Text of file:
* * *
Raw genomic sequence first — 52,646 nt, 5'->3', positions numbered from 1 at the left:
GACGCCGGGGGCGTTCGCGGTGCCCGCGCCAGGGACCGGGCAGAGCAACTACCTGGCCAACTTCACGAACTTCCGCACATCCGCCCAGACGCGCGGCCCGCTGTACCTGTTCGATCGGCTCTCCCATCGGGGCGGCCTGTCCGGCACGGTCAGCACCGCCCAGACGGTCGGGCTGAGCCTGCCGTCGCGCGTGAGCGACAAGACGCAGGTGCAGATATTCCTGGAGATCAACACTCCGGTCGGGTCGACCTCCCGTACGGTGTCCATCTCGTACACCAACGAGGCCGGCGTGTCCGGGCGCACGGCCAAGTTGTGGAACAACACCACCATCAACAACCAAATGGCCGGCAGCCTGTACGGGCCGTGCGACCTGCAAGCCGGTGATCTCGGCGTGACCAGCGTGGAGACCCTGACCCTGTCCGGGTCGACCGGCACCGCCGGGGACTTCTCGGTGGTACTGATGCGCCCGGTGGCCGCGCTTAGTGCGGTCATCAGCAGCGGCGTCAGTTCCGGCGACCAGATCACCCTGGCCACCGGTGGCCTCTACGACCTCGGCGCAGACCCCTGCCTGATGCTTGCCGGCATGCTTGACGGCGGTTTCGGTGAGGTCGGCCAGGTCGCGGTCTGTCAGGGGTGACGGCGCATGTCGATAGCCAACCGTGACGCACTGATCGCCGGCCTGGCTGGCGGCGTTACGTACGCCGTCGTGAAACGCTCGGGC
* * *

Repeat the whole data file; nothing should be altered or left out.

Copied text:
Raw genomic sequence first — 52,646 nt, 5'->3', positions numbered from 1 at the left:
GACGCCGGGGGCGTTCGCGGTGCCCGCGCCAGGGACCGGGCAGAGCAACTACCTGGCCAACTTCACGAACTTCCGCACATCCGCCCAGACGCGCGGCCCGCTGTACCTGTTCGATCGGCTCTCCCATCGGGGCGGCCTGTCCGGCACGGTCAGCACCGCCCAGACGGTCGGGCTGAGCCTGCCGTCGCGCGTGAGCGACAAGACGCAGGTGCAGATATTCCTGGAGATCAACACTCCGGTCGGGTCGACCTCCCGTACGGTGTCCATCTCGTACACCAACGAGGCCGGCGTGTCCGGGCGCACGGCCAAGTTGTGGAACAACACCACCATCAACAACCAAATGGCCGGCAGCCTGTACGGGCCGTGCGACCTGCAAGCCGGTGATCTCGGCGTGACCAGCGTGGAGACCCTGACCCTGTCCGGGTCGACCGGCACCGCCGGGGACTTCTCGGTGGTACTGATGCGCCCGGTGGCCGCGCTTAGTGCGGTCATCAGCAGCGGCGTCAGTTCCGGCGACCAGATCACCCTGGCCACCGGTGGCCTCTACGACCTCGGCGCAGACCCCTGCCTGATGCTTGCCGGCATGCTTGACGGCGGTTTCGGTGAGGTCGGCCAGGTCGCGGTCTGTCAGGGGTGACGGCGCATGTCGATAGCCAACCGTGACGCACTGATCGCCGGCCTGGCTGGCGGCGTTACGTACGCCGTCGTGAAACGCTCGGGC